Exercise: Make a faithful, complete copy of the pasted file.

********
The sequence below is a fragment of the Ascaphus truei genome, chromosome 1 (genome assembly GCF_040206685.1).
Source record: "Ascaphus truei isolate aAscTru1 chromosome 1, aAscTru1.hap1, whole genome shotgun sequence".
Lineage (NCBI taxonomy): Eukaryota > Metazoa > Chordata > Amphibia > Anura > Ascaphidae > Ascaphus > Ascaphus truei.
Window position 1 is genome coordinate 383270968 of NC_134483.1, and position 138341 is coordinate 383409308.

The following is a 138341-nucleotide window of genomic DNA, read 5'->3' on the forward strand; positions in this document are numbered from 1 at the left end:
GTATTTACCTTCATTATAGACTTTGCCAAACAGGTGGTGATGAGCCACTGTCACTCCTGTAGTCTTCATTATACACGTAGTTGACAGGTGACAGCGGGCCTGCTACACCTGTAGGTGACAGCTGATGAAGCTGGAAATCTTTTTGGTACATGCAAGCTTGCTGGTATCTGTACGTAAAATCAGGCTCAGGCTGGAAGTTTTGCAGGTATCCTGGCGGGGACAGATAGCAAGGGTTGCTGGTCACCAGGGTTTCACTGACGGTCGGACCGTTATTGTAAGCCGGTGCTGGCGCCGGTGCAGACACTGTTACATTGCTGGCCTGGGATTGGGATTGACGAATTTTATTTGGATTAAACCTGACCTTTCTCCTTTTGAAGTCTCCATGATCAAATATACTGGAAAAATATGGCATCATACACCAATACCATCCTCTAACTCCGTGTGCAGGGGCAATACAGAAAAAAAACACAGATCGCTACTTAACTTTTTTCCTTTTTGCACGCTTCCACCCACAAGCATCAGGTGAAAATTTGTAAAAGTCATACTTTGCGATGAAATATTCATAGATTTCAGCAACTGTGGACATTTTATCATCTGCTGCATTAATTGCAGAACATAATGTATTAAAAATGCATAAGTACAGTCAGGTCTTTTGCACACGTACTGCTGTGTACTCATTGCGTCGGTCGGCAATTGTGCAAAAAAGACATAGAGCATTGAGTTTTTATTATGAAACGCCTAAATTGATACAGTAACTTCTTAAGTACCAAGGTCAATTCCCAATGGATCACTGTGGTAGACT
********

The sequence below is a fragment of the Ascaphus truei genome, chromosome 1 (genome assembly GCF_040206685.1).
Source record: "Ascaphus truei isolate aAscTru1 chromosome 1, aAscTru1.hap1, whole genome shotgun sequence".
Lineage (NCBI taxonomy): Eukaryota > Metazoa > Chordata > Amphibia > Anura > Ascaphidae > Ascaphus > Ascaphus truei.
Window position 1 is genome coordinate 383270968 of NC_134483.1, and position 138341 is coordinate 383409308.

The following is a 138341-nucleotide window of genomic DNA, read 5'->3' on the forward strand; positions in this document are numbered from 1 at the left end:
GTATTTACCTTCATTATAGACTTTGCCAAACAGGTGGTGATGAGCCACTGTCACTCCTGTAGTCTTCATTATACACGTAGTTGACAGGTGACAGCGGGCCTGCTACACCTGTAGGTGACAGCTGATGAAGCTGGAAATCTTTTTGGTACATGCAAGCTTGCTGGTATCTGTACGTAAAATCAGGCTCAGGCTGGAAGTTTTGCAGGTATCCTGGCGGGGACAGATAGCAAGGGTTGCTGGTCACCAGGGTTTCACTGACGGTCGGACCGTTATTGTAAGCCGGTGCTGGCGCCGGTGCAGACACTGTTACATTGCTGGCCTGGGATTGGGATTGACGAATTTTATTTGGATTAAACCTGACCTTTCTCCTTTTGAAGTCTCCATGATCAAATATACTGGAAAAATATGGCATCATACACCAATACCATCCTCTAACTCCGTGTGCAGGGGCAATACAGAAAAAAAACACAGATCGCTACTTAACTTTTTTCCTTTTTGCACGCTTCCACCCACAAGCATCAGGTGAAAATTTGTAAAAGTCATACTTTGCGATGAAATATTCATAGATTTCAGCAACTGTGGACATTTTATCATCTGCTGCATTAATTGCAGAACATAATGTATTAAAAATGCATAAGTACAGTCAGGTCTTTTGCACACGTACTGCTGTGTACTCATTGCGTCGGTCGGCAATTGTGCAAAAAAGACATAGAGCATTGAGTTTTTATTATGAAACGCCTAAATTGATACAGTAACTTCTTAAGTACCAAGGTCAATTCCCAATGGATCACTGTGGTAGACT